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RBI bars NBFCs from real estate speculation


RBI bars NBFCs from real estate speculation

Last updated: February 23 2007
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  • RBI bars NBFCs from real estate speculation

    After making it difficult for banks to lend to real estate, the Reserve Bank of India (RBI) has placed restrictions on finance companies investing in real estate.

    RBI came out with new norms for finance companies that bar them from speculating in property and enable RBI to monitor their capital market exposure on a monthly basis. The central bank has recast its rule book for finance companies by coming out with two sets of regulations — one for finance companies that deposits and another for those not availing of public deposits.

    The guidelines seek to distinguish asset finance companies and loan and investment companies among deposit-taking NBFCs. The new norms state that no finance company, which is accepting public deposits, can invest more than 10% of its networth in land or property except for its own use. At the same time, investment in unquoted shares of a company that is not a subsidiary has to be limited to 10% of networth. Loan and investment companies are, however, allowed to invest up to 20% of their networth in unquoted shares.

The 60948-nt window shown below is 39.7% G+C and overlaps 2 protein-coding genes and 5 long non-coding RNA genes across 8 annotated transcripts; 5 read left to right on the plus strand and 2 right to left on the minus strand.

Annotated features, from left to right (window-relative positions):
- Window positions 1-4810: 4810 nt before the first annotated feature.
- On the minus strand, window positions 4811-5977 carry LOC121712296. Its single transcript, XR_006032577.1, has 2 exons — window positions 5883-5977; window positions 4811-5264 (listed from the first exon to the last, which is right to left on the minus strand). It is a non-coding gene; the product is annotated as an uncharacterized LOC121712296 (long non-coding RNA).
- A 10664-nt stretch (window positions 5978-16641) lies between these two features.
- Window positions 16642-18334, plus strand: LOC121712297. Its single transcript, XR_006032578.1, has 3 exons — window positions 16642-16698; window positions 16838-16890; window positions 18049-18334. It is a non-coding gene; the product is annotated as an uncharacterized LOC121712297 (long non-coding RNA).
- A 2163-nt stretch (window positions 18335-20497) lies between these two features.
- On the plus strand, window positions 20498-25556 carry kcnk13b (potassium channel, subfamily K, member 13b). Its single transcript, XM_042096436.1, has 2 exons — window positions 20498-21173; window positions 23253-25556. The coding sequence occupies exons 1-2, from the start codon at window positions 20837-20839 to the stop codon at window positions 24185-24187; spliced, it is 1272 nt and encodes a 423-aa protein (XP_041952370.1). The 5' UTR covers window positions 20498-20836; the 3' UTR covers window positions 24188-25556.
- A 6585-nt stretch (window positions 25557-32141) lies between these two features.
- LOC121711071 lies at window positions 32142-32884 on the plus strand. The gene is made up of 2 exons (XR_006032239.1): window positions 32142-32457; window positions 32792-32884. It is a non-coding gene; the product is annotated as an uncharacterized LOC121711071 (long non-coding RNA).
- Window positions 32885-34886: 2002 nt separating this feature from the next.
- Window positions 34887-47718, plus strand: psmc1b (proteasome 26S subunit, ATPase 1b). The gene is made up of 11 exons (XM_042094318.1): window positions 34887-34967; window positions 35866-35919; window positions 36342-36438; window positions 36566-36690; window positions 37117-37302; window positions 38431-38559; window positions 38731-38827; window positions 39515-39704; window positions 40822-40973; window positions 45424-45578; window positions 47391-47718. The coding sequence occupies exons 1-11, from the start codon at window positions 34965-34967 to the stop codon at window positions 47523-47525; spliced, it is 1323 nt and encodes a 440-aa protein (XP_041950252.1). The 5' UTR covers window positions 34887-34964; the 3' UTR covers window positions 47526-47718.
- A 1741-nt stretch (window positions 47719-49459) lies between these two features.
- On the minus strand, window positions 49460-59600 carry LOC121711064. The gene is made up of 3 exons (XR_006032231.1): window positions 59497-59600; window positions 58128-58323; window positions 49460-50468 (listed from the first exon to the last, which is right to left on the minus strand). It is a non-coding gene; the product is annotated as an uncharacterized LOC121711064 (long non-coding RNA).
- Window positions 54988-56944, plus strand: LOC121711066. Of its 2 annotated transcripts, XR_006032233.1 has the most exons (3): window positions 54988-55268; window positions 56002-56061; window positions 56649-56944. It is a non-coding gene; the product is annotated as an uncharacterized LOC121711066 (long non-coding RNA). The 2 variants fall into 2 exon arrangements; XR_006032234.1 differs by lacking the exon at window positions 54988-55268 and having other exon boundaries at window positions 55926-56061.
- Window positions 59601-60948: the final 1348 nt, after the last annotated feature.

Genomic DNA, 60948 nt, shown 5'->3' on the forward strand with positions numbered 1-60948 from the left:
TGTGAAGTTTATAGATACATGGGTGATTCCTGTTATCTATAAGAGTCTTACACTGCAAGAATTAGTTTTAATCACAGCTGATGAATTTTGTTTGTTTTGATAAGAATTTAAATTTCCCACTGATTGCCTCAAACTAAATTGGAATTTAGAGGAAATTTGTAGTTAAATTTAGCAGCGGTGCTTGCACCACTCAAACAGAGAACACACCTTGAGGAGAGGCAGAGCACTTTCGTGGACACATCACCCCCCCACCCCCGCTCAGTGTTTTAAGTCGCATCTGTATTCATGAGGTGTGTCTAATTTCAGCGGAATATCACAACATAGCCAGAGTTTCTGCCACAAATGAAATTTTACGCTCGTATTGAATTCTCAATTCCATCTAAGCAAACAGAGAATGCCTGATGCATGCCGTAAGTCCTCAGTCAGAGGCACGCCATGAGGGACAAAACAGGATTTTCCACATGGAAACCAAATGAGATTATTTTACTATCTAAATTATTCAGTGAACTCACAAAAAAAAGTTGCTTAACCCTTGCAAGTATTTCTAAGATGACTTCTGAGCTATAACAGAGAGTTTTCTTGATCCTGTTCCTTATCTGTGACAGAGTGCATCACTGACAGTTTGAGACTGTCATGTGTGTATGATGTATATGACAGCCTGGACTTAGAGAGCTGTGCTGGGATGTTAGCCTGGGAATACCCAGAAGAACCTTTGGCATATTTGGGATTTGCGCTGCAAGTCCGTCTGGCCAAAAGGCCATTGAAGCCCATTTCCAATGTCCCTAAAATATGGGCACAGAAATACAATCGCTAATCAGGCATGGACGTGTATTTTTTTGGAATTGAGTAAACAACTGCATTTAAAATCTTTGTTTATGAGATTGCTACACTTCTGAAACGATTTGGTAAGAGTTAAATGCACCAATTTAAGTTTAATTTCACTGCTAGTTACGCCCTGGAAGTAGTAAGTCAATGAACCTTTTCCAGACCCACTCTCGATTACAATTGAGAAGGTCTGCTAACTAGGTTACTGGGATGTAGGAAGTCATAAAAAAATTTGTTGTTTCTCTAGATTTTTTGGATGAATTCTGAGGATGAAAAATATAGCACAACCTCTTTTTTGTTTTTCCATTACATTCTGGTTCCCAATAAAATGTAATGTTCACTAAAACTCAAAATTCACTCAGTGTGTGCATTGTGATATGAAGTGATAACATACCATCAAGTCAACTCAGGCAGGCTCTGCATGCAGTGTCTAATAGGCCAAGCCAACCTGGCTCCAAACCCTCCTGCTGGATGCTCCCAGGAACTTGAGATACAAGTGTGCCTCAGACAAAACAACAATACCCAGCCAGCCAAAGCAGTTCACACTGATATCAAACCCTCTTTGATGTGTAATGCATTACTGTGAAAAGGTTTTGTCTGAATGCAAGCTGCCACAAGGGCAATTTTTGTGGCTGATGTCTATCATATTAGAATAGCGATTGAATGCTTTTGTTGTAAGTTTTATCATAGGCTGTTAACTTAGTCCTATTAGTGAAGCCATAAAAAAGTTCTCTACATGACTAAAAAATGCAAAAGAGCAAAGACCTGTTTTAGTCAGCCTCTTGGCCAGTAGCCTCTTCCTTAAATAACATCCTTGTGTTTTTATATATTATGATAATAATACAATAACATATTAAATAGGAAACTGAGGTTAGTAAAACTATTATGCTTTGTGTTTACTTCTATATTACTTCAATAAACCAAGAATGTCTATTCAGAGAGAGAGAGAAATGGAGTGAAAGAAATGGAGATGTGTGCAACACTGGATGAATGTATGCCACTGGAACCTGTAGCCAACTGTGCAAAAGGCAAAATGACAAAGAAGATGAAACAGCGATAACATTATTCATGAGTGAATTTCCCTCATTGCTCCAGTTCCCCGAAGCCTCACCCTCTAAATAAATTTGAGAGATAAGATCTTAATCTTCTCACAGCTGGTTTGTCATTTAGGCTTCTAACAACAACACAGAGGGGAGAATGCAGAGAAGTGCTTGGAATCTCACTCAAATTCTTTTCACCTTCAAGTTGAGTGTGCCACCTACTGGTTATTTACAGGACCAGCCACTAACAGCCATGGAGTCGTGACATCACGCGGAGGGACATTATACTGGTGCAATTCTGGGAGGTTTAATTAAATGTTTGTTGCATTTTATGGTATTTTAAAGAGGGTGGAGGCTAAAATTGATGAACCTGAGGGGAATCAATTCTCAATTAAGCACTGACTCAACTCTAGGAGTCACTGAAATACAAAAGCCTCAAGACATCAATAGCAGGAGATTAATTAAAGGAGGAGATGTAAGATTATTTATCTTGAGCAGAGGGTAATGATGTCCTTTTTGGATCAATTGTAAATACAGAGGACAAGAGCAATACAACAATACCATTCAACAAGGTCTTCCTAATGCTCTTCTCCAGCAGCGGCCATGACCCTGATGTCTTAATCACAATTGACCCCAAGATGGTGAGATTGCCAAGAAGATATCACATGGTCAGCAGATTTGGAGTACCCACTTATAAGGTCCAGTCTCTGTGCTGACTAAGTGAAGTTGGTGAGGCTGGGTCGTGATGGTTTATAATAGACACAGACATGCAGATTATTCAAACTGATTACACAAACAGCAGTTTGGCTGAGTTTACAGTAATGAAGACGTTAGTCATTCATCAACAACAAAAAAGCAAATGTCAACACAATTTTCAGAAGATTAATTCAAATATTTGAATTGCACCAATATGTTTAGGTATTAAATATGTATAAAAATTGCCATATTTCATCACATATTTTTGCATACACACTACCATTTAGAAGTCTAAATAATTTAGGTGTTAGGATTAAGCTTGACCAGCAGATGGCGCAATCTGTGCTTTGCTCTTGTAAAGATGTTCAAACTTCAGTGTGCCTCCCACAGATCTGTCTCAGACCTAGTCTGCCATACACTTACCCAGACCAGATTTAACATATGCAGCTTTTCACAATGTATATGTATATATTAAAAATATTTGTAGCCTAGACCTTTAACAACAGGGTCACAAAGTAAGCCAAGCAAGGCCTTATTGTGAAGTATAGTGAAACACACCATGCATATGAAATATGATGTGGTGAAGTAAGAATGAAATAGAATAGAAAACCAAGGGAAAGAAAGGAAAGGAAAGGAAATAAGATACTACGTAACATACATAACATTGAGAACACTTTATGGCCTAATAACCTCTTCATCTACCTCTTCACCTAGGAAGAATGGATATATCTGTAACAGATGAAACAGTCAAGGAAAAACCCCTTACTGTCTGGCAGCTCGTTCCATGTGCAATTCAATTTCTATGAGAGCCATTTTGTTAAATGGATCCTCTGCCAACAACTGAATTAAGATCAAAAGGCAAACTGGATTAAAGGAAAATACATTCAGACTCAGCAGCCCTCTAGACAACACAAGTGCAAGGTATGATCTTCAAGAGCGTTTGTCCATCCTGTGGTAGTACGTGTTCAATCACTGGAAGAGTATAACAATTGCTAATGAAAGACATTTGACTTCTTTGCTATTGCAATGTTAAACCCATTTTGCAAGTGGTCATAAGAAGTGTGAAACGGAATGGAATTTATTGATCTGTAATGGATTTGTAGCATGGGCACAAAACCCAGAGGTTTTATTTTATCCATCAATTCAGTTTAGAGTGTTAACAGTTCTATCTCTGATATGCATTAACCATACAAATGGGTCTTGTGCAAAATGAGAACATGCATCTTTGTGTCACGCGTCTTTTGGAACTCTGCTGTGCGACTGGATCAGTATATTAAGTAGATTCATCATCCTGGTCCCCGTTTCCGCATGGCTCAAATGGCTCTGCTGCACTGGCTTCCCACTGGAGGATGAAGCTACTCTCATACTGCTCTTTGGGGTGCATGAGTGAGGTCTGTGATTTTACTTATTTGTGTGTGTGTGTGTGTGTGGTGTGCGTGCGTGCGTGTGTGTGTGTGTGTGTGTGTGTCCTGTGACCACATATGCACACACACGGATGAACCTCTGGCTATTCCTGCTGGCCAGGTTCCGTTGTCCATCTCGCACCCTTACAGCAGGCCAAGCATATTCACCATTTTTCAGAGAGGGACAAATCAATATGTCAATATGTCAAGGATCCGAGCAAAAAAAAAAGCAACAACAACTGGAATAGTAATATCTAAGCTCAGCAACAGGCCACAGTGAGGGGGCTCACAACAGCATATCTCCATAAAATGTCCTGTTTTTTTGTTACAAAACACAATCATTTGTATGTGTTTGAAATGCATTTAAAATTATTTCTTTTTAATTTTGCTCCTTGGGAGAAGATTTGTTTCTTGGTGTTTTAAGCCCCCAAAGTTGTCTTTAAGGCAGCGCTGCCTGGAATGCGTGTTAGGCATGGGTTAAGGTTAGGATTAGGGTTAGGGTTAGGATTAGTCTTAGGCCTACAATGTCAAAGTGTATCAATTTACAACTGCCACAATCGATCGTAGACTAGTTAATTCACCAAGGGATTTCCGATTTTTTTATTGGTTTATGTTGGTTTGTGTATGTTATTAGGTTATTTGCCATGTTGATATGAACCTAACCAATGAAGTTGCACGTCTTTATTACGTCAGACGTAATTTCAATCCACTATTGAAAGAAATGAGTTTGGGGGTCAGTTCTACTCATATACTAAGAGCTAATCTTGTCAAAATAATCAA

Existing guidelines require asset finance companies to ensure that 60% of their loans go to lease and hire-purchase of machinery. Several finance companies have been using the balance 40% to fund real estate sector. If a finance company acquires land or property or unquoted shares in exchange of its bad loans, these assets have to be disposed off by the NBFC within three years.

    Finance companies and Residuary Non-Banking Finance Companies (RNBFCs) with total assets of Rs 100 crore and above, according to the previous audited balance sheet, will have to submit a monthly return on their exposure to capital market within seven days of the expiry of the month to RBI.

    The new guidelines bar finance companies that have defaulted on public deposits from extending any loan or making any investment or create any other asset as long as the default exists. From now on, the off-balance sheet exposure of a non-banking finance company will be reckoned as a direct exposure for the purpose of exposure limits.
    Last edited February 23 2007, 10:03 AM.
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